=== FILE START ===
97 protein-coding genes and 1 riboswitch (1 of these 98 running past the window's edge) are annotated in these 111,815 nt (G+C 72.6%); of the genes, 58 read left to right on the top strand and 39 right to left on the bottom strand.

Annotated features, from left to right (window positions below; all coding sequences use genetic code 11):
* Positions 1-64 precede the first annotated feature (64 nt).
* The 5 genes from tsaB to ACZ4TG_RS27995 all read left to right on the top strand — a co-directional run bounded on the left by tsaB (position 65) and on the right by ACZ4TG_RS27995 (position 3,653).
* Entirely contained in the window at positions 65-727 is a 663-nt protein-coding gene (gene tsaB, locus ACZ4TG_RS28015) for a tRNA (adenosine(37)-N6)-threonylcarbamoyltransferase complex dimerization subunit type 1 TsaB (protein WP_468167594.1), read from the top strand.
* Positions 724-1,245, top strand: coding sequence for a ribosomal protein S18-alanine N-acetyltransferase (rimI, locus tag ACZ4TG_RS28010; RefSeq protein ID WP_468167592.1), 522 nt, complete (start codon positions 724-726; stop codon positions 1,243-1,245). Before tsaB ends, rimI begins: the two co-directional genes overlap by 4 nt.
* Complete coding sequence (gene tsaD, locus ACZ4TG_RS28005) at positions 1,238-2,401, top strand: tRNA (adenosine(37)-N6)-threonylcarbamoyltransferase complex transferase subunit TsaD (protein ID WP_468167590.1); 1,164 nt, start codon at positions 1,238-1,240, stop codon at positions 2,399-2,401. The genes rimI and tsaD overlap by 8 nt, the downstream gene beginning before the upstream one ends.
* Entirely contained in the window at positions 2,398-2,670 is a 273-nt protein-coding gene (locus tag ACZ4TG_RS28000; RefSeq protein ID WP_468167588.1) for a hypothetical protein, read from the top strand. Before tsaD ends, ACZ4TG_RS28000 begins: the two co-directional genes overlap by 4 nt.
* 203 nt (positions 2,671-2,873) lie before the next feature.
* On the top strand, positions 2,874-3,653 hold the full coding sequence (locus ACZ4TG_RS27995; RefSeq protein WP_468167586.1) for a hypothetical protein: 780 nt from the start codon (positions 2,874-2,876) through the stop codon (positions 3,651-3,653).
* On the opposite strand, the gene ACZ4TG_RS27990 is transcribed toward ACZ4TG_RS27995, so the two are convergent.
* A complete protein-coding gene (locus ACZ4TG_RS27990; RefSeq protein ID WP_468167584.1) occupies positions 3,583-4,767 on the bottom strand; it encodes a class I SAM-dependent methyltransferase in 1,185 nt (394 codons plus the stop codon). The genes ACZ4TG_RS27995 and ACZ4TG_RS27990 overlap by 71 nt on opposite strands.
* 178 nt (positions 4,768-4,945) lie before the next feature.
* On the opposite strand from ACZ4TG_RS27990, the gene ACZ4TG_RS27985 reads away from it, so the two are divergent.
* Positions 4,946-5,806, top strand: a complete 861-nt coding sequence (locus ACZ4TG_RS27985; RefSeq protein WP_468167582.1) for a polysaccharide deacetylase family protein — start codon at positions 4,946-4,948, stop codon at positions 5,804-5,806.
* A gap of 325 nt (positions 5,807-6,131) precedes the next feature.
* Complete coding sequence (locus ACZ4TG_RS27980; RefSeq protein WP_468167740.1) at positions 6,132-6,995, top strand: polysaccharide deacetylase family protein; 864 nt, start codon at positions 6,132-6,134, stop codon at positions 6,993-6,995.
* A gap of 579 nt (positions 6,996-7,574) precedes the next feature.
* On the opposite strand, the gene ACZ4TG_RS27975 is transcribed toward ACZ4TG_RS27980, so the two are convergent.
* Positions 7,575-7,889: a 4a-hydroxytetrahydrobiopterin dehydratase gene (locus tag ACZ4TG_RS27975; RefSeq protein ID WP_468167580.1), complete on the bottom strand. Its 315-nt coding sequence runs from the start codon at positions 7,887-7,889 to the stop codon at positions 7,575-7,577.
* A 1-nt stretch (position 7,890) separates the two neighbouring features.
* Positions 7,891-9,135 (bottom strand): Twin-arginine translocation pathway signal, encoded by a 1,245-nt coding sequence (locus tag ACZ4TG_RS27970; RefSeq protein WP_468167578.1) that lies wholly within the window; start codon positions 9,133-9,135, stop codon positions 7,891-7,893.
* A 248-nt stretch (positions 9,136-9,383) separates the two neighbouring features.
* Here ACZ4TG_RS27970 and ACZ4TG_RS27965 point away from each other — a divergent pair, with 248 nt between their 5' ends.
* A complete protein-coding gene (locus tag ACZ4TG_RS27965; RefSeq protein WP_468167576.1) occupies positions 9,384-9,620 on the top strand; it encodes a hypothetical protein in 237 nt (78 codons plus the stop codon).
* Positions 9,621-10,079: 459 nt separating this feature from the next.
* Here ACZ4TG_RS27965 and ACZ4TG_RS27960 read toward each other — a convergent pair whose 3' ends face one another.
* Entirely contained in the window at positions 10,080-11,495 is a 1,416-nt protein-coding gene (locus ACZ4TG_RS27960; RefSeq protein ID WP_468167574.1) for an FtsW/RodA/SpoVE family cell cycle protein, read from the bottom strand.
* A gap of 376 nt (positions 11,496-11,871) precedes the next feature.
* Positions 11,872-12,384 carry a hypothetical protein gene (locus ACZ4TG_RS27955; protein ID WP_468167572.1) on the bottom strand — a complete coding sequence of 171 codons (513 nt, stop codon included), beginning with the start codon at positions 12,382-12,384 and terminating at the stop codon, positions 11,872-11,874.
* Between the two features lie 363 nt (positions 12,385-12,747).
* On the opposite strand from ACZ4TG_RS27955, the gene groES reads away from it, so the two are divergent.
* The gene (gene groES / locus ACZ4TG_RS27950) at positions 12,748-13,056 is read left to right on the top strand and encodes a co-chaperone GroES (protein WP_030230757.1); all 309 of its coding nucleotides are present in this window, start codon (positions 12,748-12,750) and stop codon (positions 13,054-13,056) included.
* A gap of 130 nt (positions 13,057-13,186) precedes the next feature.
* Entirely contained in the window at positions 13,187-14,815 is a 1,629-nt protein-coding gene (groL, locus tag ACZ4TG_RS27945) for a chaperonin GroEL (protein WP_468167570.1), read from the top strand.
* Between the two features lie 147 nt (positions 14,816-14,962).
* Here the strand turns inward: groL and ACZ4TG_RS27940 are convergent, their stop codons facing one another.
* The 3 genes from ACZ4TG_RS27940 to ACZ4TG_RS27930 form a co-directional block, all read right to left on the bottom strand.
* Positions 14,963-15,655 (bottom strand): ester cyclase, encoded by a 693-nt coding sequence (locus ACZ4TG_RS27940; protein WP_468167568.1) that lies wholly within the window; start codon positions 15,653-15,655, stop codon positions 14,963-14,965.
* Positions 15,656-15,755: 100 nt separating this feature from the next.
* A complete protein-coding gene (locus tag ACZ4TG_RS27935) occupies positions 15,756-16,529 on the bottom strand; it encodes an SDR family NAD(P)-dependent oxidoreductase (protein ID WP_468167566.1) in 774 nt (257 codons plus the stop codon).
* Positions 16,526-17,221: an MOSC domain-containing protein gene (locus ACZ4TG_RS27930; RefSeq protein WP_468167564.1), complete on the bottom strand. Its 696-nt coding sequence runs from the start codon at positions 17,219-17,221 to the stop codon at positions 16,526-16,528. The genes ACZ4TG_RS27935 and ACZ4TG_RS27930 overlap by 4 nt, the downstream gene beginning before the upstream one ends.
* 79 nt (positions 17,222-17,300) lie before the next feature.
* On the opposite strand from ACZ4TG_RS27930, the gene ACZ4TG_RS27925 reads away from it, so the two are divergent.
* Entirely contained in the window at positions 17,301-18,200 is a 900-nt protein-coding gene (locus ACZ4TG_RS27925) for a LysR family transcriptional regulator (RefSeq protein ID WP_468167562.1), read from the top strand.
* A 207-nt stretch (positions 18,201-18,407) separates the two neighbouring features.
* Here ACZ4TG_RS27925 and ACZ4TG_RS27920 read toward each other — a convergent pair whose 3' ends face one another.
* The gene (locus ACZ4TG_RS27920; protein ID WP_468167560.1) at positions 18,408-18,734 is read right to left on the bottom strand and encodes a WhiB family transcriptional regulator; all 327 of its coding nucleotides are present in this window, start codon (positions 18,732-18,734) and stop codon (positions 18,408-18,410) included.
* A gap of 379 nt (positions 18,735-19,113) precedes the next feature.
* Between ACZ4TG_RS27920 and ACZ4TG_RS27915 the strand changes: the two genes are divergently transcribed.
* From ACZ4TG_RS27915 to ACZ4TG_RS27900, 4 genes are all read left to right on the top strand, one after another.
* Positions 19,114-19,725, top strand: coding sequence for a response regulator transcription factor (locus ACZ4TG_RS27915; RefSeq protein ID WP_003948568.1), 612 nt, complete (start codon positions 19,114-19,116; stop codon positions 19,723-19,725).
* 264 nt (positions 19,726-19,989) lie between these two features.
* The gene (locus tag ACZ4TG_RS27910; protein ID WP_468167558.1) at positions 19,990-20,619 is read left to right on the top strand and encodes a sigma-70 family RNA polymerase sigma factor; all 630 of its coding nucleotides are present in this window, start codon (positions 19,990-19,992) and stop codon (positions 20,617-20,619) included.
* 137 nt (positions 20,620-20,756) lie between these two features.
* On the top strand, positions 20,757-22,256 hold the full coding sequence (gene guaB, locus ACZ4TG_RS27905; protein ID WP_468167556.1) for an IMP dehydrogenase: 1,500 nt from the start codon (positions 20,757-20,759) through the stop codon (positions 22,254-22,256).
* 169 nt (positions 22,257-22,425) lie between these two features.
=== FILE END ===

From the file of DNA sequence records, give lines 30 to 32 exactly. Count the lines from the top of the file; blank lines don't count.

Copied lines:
* Positions 11,872-12,384 carry a hypothetical protein gene (locus ACZ4TG_RS27955; protein ID WP_468167572.1) on the bottom strand — a complete coding sequence of 171 codons (513 nt, stop codon included), beginning with the start codon at positions 12,382-12,384 and terminating at the stop codon, positions 11,872-11,874.
* Between the two features lie 363 nt (positions 12,385-12,747).
* On the opposite strand from ACZ4TG_RS27955, the gene groES reads away from it, so the two are divergent.